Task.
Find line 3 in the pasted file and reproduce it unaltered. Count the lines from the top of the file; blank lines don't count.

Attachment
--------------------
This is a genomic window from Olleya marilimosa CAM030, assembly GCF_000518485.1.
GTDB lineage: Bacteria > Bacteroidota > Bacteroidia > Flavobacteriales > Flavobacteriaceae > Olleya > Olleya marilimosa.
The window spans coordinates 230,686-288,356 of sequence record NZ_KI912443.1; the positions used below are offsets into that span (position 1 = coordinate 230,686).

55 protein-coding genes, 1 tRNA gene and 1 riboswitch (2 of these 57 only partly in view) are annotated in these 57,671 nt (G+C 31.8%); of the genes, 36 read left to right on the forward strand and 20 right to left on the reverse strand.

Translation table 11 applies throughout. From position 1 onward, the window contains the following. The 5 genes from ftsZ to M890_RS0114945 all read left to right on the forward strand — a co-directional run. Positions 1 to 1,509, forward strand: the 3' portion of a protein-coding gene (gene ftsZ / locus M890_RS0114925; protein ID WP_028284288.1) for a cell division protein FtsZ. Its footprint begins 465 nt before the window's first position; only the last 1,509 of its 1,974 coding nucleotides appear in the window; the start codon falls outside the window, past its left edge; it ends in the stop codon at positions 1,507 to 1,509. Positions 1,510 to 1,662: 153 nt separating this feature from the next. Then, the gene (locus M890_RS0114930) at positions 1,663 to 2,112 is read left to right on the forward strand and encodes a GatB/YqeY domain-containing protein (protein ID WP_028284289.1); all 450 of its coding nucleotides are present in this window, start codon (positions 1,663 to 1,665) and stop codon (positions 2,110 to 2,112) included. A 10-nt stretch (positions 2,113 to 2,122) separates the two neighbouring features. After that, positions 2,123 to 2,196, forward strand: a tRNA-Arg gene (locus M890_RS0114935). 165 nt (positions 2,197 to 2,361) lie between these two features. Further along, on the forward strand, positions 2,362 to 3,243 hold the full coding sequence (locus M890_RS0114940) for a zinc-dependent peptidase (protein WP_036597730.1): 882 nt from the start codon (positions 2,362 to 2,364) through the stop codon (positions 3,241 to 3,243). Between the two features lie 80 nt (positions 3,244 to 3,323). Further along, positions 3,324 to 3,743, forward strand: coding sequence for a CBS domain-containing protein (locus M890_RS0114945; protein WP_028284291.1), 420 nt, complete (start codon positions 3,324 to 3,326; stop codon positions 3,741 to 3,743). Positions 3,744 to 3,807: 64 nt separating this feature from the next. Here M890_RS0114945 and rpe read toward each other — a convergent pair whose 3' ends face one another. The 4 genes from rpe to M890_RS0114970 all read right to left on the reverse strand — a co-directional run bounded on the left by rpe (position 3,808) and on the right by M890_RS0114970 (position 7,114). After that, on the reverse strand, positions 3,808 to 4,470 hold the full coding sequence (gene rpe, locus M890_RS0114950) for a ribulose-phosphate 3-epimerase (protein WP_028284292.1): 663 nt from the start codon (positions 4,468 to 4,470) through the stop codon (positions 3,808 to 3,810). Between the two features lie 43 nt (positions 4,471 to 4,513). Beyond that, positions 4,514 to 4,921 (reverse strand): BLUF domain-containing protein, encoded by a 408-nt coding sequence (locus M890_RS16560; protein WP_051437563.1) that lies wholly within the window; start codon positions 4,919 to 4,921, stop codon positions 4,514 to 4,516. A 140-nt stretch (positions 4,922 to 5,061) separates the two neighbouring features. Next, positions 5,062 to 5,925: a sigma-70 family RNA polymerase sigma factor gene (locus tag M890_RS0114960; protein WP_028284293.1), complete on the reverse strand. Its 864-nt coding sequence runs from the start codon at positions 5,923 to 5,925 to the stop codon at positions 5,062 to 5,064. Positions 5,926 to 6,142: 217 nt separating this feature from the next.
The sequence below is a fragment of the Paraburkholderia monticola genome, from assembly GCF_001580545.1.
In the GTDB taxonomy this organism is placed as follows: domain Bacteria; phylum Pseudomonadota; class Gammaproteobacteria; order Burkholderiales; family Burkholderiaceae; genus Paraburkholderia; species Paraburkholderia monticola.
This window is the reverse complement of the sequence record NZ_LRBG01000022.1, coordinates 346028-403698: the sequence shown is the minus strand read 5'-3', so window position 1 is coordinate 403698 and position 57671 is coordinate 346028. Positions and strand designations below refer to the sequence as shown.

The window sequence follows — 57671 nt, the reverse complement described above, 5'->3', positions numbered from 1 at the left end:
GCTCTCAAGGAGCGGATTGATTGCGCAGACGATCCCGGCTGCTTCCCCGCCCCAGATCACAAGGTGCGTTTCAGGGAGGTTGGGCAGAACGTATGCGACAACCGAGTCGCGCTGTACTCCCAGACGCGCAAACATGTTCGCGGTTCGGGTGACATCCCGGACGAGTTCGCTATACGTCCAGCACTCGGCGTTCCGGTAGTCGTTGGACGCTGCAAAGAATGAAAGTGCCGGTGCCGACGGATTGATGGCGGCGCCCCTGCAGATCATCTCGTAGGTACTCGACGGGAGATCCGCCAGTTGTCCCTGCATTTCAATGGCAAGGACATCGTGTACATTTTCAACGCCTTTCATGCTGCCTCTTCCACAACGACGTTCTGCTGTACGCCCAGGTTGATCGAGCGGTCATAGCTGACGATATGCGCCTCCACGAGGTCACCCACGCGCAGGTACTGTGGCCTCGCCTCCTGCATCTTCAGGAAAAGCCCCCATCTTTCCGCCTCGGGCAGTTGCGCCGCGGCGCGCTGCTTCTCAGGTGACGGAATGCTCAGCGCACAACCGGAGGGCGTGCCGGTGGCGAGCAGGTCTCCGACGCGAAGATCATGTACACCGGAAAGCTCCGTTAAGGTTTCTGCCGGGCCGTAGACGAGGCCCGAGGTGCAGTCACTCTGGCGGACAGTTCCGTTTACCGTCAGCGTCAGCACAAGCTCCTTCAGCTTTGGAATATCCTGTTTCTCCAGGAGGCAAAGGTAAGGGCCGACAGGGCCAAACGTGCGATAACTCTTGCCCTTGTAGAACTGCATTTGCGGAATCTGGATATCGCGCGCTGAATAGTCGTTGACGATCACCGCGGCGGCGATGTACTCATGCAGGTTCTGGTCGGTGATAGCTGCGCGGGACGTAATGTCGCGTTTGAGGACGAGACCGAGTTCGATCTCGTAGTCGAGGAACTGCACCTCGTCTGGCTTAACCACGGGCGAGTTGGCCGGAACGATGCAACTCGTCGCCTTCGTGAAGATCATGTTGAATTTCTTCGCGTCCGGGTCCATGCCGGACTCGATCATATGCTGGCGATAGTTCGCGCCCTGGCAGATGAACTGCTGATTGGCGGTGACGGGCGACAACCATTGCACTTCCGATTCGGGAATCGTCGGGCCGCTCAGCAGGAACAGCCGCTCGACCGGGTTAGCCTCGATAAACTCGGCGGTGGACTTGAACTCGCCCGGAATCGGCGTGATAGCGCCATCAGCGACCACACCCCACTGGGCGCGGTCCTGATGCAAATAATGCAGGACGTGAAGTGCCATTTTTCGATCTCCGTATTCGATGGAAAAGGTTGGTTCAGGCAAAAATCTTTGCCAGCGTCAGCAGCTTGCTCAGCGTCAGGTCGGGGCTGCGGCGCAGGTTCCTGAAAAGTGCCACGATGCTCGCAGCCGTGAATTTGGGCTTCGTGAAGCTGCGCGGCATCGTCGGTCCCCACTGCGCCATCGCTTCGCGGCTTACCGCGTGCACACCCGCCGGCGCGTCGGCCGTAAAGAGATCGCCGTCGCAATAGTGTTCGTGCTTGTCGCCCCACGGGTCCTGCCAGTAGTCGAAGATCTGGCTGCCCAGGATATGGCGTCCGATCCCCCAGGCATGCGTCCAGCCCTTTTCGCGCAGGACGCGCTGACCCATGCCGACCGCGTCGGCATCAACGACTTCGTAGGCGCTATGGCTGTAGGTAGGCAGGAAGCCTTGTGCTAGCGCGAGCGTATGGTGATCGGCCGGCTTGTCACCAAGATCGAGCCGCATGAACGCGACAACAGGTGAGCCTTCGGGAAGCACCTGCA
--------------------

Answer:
The window spans coordinates 230,686-288,356 of sequence record NZ_KI912443.1; the positions used below are offsets into that span (position 1 = coordinate 230,686).